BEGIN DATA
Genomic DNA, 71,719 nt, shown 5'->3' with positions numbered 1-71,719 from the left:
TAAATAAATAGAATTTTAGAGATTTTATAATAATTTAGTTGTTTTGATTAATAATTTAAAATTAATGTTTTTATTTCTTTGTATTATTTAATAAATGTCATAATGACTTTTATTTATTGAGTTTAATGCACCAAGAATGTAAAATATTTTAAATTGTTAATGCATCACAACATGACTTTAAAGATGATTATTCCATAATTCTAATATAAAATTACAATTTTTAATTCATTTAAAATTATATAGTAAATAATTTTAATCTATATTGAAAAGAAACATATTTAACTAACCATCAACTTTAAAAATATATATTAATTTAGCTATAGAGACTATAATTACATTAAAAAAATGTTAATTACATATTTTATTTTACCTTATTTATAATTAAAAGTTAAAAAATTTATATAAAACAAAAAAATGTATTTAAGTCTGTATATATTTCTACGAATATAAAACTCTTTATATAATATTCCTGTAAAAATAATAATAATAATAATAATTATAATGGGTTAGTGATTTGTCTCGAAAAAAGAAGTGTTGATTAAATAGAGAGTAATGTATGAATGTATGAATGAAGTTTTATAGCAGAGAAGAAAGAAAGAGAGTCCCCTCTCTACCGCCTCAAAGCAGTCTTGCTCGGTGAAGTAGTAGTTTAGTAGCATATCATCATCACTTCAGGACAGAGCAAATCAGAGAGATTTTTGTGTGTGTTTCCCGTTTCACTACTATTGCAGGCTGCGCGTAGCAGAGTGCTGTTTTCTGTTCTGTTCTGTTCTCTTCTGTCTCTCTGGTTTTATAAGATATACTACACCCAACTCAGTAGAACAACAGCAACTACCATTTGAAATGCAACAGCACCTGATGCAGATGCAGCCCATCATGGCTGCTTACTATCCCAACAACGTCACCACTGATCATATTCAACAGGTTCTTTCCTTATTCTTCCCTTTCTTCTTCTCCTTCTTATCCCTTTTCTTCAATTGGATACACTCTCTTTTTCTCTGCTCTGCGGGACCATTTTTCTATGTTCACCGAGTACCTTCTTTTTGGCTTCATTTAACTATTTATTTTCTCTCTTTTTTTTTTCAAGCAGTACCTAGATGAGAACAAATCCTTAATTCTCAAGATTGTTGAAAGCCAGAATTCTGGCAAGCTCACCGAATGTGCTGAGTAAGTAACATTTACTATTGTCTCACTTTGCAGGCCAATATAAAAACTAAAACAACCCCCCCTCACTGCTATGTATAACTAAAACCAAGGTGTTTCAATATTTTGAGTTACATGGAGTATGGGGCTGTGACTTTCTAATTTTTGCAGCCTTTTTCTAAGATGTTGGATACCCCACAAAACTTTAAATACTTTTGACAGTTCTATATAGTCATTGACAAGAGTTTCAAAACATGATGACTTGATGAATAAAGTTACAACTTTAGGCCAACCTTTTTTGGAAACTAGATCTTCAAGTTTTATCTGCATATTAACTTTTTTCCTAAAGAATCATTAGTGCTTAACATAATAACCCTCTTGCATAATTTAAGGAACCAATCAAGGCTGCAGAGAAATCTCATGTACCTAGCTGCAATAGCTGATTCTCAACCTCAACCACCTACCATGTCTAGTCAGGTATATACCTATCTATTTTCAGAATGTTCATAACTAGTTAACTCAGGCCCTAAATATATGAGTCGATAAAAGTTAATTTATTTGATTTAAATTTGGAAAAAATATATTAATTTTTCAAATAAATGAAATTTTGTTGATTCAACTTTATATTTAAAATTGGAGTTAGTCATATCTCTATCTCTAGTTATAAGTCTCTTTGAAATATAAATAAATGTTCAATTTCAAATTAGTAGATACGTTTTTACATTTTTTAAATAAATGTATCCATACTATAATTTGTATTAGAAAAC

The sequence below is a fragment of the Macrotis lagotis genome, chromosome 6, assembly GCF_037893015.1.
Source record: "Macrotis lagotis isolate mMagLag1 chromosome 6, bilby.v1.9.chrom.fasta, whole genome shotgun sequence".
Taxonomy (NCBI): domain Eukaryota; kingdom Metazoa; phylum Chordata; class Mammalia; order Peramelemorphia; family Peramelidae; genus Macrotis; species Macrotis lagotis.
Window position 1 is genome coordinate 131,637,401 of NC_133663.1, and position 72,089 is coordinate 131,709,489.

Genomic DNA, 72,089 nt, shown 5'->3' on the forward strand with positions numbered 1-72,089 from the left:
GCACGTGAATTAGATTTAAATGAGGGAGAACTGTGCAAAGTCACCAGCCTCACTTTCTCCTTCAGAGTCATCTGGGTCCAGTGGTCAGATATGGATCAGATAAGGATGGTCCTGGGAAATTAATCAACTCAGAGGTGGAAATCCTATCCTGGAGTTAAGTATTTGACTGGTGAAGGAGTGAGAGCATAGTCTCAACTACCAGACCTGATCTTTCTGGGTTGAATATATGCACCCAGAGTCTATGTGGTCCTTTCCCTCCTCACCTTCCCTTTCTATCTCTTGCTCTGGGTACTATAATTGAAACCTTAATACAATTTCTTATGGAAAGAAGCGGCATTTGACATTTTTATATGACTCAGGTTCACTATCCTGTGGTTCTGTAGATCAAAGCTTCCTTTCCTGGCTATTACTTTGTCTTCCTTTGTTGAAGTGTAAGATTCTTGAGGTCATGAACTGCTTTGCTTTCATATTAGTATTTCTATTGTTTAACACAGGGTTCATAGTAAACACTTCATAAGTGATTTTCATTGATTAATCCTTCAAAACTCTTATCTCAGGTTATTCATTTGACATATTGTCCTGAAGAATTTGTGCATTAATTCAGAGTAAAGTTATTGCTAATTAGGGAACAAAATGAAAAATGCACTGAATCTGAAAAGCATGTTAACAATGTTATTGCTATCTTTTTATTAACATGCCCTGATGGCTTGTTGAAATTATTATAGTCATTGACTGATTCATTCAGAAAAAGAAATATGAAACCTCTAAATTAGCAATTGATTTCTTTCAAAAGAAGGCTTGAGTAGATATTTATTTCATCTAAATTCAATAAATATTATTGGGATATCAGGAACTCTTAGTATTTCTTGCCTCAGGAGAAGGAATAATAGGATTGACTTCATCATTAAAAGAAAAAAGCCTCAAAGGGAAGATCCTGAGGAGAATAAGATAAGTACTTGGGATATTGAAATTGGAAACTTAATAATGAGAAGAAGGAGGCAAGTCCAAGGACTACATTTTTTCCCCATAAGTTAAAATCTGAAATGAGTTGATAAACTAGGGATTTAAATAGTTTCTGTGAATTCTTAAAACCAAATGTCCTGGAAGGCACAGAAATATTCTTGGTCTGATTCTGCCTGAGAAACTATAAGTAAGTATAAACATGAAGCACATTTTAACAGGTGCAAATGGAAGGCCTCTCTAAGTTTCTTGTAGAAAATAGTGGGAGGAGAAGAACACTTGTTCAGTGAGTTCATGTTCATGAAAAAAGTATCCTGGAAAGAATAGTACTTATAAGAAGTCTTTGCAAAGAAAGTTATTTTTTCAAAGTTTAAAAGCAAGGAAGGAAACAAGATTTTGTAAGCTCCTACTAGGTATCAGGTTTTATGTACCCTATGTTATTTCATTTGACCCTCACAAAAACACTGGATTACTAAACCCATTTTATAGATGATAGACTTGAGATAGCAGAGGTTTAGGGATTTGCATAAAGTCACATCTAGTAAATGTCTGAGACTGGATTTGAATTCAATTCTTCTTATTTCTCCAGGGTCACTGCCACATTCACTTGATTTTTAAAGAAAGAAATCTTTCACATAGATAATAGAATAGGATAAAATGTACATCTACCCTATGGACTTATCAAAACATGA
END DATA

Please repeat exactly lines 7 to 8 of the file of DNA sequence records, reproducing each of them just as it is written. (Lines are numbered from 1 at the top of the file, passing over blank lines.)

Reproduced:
Genomic DNA, 72,089 nt, shown 5'->3' on the forward strand with positions numbered 1-72,089 from the left:
GCACGTGAATTAGATTTAAATGAGGGAGAACTGTGCAAAGTCACCAGCCTCACTTTCTCCTTCAGAGTCATCTGGGTCCAGTGGTCAGATATGGATCAGATAAGGATGGTCCTGGGAAATTAATCAACTCAGAGGTGGAAATCCTATCCTGGAGTTAAGTATTTGACTGGTGAAGGAGTGAGAGCATAGTCTCAACTACCAGACCTGATCTTTCTGGGTTGAATATATGCACCCAGAGTCTATGTGGTCCTTTCCCTCCTCACCTTCCCTTTCTATCTCTTGCTCTGGGTACTATAATTGAAACCTTAATACAATTTCTTATGGAAAGAAGCGGCATTTGACATTTTTATATGACTCAGGTTCACTATCCTGTGGTTCTGTAGATCAAAGCTTCCTTTCCTGGCTATTACTTTGTCTTCCTTTGTTGAAGTGTAAGATTCTTGAGGTCATGAACTGCTTTGCTTTCATATTAGTATTTCTATTGTTTAACACAGGGTTCATAGTAAACACTTCATAAGTGATTTTCATTGATTAATCCTTCAAAACTCTTATCTCAGGTTATTCATTTGACATATTGTCCTGAAGAATTTGTGCATTAATTCAGAGTAAAGTTATTGCTAATTAGGGAACAAAATGAAAAATGCACTGAATCTGAAAAGCATGTTAACAATGTTATTGCTATCTTTTTATTAACATGCCCTGATGGCTTGTTGAAATTATTATAGTCATTGACTGATTCATTCAGAAAAAGAAATATGAAACCTCTAAATTAGCAATTGATTTCTTTCAAAAGAAGGCTTGAGTAGATATTTATTTCATCTAAATTCAATAAATATTATTGGGATATCAGGAACTCTTAGTATTTCTTGCCTCAGGAGAAGGAATAATAGGATTGACTTCATCATTAAAAGAAAAAAGCCTCAAAGGGAAGATCCTGAGGAGAATAAGATAAGTACTTGGGATATTGAAATTGGAAACTTAATAATGAGAAGAAGGAGGCAAGTCCAAGGACTACATTTTTTCCCCATAAGTTAAAATCTGAAATGAGTTGATAAACTAGGGATTTAAATAGTTTCTGTGAATTCTTAAAACCAAATGTCCTGGAAGGCACAGAAATATTCTTGGTCTGATTCTGCCTGAGAAACTATAAGTAAGTATAAACATGAAGCACATTTTAACAGGTGCAAATGGAAGGCCTCTCTAAGTTTCTTGTAGAAAATAGTGGGAGGAGAAGAACACTTGTTCAGTGAGTTCATGTTCATGAAAAAAGTATCCTGGAAAGAATAGTACTTATAAGAAGTCTTTGCAAAGAAAGTTATTTTTTCAAAGTTTAAAAGCAAGGAAGGAAACAAGATTTTGTAAGCTCCTACTAGGTATCAGGTTTTATGTACCCTATGTTATTTCATTTGACCCTCACAAAAACACTGGATTACTAAACCCATTTTATAGATGATAGACTTGAGATAGCAGAGGTTTAGGGATTTGCATAAAGTCACATCTAGTAAATGTCTGAGACTGGATTTGAATTCAATTCTTCTTATTTCTCCAGGGTCACTGCCACATTCACTTGATTTTTAAAGAAAGAAATCTTTCACATAGATAATAGAATAGGATAAAATGTACATCTACCCTATGGACTTATCAAAACATGA